1001 Grams


By: Addison Wylie

The metric system has never been more sexy or sentimental than it is in Bent Hamer’s 1001 Grams.  Now that I have your attention, let’s move towards some of the drier details.

Marie (played by Ane Dahl Torp) is a Norwegian scientist who is close with her intellect father Ernst Ernst (played by Stein Winge).  Both of their careers circulate around the analysis of measurements, and they both discuss work during their smoke breaks down an extremely narrow opening outside.  Ernst is invited to a seminar that analyses the weight of a kilo, but the respected scientist is unable to attend.  With Ernst bedridden, Marie travels to the exclusive seminar and is forced to deal with unexpected turns that have her realizing how self-contained her life really is.

The seminar is a neat treat for the audience despite it consisting of material that would be otherwise inaccessible.  The other guests are an elite crowd who treat their work seriously.  More robust films would poke fun at the sobering attitudes, but Hamer treats the philosophical characters with respect and uses particular framing techniques within the terrific cinematography to make droll observations about how cult-like the gathers are.  Our attention is captured as we watch these eager geniuses handle delicate examples with care.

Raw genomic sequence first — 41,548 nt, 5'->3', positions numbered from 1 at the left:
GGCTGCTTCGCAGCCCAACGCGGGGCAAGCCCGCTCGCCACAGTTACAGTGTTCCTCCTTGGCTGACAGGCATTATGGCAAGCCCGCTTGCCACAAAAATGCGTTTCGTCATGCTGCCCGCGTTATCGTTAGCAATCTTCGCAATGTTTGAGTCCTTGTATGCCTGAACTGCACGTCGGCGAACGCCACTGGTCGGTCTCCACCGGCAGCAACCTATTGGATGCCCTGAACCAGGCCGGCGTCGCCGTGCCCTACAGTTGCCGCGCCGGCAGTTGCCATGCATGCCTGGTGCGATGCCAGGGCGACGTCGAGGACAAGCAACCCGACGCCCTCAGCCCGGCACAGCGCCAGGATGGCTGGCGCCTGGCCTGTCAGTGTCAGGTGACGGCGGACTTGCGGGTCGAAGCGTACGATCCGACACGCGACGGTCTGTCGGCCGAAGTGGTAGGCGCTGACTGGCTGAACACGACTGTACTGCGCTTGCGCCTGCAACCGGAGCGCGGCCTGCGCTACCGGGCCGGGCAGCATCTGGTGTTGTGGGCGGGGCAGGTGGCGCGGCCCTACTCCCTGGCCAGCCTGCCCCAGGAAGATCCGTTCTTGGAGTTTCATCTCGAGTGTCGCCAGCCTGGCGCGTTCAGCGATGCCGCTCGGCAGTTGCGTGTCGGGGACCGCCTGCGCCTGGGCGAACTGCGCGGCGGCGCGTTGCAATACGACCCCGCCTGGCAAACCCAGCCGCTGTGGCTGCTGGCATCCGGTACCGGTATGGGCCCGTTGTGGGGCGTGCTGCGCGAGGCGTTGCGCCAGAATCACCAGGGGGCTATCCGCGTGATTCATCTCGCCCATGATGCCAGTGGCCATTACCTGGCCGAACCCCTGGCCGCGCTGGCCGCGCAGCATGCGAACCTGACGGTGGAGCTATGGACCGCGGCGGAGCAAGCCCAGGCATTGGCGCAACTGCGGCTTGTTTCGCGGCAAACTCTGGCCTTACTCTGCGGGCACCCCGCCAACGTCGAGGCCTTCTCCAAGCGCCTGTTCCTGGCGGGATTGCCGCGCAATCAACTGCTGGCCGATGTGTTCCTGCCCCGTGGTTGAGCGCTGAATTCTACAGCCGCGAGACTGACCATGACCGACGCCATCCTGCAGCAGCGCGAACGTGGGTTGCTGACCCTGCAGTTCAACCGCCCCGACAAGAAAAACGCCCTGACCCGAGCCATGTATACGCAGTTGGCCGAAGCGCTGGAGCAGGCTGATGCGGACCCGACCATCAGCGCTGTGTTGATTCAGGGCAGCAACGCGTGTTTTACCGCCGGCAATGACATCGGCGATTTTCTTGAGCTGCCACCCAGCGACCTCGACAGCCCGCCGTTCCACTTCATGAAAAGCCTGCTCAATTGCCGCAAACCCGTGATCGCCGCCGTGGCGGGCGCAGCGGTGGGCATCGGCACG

Marie is left on her own to deal with unpredictable outcomes and consequences while on her trip.  Torp is fantastic at portraying her uptight professionalism, but her performance becomes more interesting as she is inspired by others.  When Pi enters the picture (a handy gardener played by Laurent Stocker), the budding romantic chemistry has Marie feeling lucky – the audience is all smiles.  When Marie slowly attains knowledge of how lonely she really is, Dahl Torp makes us empathize, and just as easily has us feeling refreshed when Marie starts regaining her empowerment.

Hamer’s 1001 Grams was Norwegian’s submission for ‘Best Foreign Language Film’ at the 87th Academy Awards, but was shut out along with Mundruczó’s masterful White God.  Even though it was a tough race (Pawlikowski’s Ida snagged the top prize), it’s still quite a shock to see 1001 Grams didn’t even get a nomination.  Hamer’s take on romance and rediscovered love is, at least, deserving of that.

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